Generative AI’s Act Two
Scientists, historians and economists have long studied the optimal conditions that create a Cambrian explosion of innovation. In generative AI, we have reached a modern marvel, our generation’s space race.
This moment has been decades in the making. Six decades of Moore’s Law have given us the compute horsepower to process exaflops of data. Four decades of the internet (accelerated by COVID) have given us trillions of tokens’ worth of training data. Two decades of mobile and cloud computing have given every human a supercomputer in the palm of our hands. In other words, decades of technological progress have accumulated to create the necessary conditions for generative AI to take flight.
ChatGPT’s rise was the spark that lit the fuse, unleashing a density and fervor of innovation that we have not seen in years—perhaps since the early days of the internet. The breathless excitement was especially visceral in “Cerebral Valley,” where AI researchers reached rockstar status and hacker houses were filled to the brim each weekend with new autonomous agents and companionship chatbots. AI researchers transformed from the proverbial “hacker in the garage” to special forces units commanding billions of dollars of compute. The arXiv printing press has become so prolific that researchers have jokingly called for a pause on new publications so they can catch up.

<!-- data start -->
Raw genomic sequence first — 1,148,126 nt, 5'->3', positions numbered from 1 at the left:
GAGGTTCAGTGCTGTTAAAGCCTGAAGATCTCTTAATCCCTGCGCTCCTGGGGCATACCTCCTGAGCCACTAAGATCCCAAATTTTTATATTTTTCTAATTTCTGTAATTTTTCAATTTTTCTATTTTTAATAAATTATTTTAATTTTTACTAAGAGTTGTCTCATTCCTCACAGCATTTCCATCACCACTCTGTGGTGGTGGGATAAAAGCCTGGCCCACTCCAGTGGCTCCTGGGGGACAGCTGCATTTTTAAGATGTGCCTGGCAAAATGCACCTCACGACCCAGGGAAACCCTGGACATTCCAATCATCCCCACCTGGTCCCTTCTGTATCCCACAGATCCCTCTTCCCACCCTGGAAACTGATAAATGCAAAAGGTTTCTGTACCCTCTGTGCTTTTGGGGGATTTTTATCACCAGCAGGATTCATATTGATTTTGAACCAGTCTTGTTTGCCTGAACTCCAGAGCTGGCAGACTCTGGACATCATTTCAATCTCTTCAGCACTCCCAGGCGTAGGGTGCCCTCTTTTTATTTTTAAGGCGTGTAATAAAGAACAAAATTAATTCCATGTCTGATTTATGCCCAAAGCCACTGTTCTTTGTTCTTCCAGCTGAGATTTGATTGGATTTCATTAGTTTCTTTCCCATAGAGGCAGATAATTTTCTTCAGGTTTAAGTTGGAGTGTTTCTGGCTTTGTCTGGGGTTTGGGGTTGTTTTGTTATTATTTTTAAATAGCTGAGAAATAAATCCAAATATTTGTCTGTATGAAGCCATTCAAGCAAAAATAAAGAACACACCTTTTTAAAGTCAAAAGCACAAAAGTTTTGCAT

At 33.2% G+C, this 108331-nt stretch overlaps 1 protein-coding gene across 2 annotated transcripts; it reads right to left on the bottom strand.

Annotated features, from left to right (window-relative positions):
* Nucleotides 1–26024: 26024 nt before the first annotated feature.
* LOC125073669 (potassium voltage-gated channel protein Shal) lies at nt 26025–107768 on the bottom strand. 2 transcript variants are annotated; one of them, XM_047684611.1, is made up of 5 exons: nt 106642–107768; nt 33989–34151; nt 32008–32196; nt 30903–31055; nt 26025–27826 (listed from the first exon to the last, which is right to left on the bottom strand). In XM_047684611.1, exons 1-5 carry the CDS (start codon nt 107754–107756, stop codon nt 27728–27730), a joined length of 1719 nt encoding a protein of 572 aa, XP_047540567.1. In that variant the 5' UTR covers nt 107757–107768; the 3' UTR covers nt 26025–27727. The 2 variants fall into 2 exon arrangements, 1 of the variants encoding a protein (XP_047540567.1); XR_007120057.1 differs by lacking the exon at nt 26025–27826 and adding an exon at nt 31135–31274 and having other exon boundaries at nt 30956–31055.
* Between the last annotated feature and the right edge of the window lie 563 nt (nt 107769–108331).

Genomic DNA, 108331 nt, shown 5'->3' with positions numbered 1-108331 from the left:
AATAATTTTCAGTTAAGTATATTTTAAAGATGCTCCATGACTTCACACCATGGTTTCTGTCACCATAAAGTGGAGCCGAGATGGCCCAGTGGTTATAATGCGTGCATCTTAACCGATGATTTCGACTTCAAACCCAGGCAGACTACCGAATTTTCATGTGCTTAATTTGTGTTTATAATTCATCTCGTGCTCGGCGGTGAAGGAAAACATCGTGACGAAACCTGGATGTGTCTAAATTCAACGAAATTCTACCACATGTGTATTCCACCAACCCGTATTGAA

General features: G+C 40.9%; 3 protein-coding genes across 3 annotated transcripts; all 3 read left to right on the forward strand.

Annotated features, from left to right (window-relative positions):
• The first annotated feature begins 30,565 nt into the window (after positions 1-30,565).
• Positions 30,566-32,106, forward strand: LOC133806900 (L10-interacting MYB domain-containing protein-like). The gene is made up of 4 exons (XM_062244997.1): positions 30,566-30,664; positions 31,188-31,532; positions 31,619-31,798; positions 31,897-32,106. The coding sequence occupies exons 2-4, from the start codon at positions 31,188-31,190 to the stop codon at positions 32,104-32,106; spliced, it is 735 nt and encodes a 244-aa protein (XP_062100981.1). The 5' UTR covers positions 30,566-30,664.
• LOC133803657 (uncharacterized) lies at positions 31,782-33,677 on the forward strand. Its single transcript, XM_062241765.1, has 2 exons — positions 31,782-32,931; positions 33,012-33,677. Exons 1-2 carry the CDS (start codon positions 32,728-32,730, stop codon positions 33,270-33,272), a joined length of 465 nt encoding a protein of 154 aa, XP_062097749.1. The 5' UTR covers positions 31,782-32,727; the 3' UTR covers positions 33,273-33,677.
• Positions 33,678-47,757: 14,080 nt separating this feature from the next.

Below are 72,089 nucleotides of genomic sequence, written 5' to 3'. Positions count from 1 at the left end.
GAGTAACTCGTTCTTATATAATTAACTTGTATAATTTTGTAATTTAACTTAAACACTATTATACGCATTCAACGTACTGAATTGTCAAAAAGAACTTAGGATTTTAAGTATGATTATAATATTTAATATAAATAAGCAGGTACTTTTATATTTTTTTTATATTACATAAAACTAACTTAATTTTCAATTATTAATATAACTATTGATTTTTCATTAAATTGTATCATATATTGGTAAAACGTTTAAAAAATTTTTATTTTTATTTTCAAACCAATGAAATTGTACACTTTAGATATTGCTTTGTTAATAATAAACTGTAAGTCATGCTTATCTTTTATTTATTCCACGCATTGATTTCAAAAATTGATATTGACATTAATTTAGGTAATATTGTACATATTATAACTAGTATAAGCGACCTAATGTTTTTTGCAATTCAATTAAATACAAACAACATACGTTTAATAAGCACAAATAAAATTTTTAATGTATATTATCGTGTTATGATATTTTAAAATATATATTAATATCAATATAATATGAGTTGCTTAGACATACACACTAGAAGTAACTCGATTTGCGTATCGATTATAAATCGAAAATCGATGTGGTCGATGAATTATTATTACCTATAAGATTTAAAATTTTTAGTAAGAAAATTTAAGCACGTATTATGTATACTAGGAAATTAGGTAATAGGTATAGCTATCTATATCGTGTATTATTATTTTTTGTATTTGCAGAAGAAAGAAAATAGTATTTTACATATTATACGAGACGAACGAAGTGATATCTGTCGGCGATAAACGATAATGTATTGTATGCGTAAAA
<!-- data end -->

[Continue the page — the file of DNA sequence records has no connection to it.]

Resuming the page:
But quickly, AI excitement turned to borderline hysteria. Suddenly, every company was an “AI copilot.” Our inboxes got filled up with undifferentiated pitches for “AI Salesforce” and “AI Adobe” and “AI Instagram.” The $100M pre-product seed round returned. We found ourselves in an unsustainable feeding frenzy of fundraising, talent wars and GPU procurement.
And sure enough, the cracks started to show. Artists and writers and singers challenged the legitimacy of machine-generated IP. Debates over ethics, regulation and looming superintelligence consumed Washington. And perhaps most worryingly, a whisper began to spread within Silicon Valley that generative AI was not actually useful. The products were falling far short of expectations, as evidenced by terrible user retention. End user demand began to plateau for many applications. Was this just another vaporware cycle?
The AI summer of discontent has sent critics gleefully grave dancing, reminiscent of the early days of the internet, where in 1998 one famous economist declared “By 2005, it will become clear that the Internet’s impact on the economy has been no greater than the fax machine’s.”
Make no mistake—despite the noise and the hysteria and the air of uncertainty and discontent, generative AI has already had a more successful start than SaaS, with >$1 billion in revenue from startups alone (it took the SaaS market years, not months, to reach the same scale). Some applications have become household names: ChatGPT became the fastest-growing application with particularly strong product-market fit among students and developers; Midjourney became our collective creative muse and was reported to have reached hundreds of millions of dollars in revenue with a team of just eleven; and Character popularized AI entertainment and companionship and created the consumer “social” application we craved the most—with users spending two hours on average in-app.